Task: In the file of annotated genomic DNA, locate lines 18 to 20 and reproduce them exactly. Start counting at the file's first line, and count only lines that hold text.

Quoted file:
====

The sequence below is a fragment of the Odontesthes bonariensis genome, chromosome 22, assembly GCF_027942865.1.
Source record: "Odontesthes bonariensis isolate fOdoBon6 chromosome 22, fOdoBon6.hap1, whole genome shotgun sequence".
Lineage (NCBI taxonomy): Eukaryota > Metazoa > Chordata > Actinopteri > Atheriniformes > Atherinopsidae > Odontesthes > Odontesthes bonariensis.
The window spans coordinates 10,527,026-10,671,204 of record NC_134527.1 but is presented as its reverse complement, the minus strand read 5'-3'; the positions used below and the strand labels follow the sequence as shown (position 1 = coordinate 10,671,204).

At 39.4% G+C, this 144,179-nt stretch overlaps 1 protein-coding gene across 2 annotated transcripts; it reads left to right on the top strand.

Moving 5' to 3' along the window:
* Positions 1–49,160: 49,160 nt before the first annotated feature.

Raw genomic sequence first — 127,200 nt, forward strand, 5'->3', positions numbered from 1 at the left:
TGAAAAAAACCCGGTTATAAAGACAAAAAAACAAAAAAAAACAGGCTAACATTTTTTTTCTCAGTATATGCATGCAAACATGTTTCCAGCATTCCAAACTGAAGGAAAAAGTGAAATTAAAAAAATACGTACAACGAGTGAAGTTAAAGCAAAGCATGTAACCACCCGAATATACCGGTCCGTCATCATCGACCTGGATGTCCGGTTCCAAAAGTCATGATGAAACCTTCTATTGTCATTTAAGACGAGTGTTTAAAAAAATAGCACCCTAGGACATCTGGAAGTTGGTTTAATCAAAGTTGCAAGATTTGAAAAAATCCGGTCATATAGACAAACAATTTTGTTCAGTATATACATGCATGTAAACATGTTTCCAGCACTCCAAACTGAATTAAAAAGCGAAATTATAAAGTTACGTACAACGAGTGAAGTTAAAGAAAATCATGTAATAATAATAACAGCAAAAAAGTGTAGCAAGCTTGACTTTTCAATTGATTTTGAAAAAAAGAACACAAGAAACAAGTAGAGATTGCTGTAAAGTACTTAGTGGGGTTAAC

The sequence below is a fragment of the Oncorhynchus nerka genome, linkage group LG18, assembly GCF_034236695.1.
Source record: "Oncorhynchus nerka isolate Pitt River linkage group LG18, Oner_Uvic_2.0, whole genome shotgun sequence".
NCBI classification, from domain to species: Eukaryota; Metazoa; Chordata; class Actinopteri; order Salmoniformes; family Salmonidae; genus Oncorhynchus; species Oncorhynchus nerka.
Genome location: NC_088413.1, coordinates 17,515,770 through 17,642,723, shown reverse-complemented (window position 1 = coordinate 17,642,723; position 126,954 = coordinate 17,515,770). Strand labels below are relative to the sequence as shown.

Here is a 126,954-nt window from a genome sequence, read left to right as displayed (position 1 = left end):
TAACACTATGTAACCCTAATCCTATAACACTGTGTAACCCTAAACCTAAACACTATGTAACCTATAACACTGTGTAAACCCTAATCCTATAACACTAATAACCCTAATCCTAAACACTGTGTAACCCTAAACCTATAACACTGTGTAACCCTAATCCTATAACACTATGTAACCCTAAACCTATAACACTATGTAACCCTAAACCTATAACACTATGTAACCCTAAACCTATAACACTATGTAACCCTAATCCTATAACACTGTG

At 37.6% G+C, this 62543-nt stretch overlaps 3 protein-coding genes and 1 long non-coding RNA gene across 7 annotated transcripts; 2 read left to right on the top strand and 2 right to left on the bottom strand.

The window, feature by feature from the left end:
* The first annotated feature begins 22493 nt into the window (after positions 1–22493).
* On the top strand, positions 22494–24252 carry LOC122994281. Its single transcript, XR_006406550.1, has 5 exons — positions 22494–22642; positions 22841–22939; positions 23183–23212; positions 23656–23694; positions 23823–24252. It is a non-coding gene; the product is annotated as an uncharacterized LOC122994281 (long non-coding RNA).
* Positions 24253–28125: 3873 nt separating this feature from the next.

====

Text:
* The first annotated feature begins 22493 nt into the window (after positions 1–22493).
* On the top strand, positions 22494–24252 carry LOC122994281. Its single transcript, XR_006406550.1, has 5 exons — positions 22494–22642; positions 22841–22939; positions 23183–23212; positions 23656–23694; positions 23823–24252. It is a non-coding gene; the product is annotated as an uncharacterized LOC122994281 (long non-coding RNA).
* Positions 24253–28125: 3873 nt separating this feature from the next.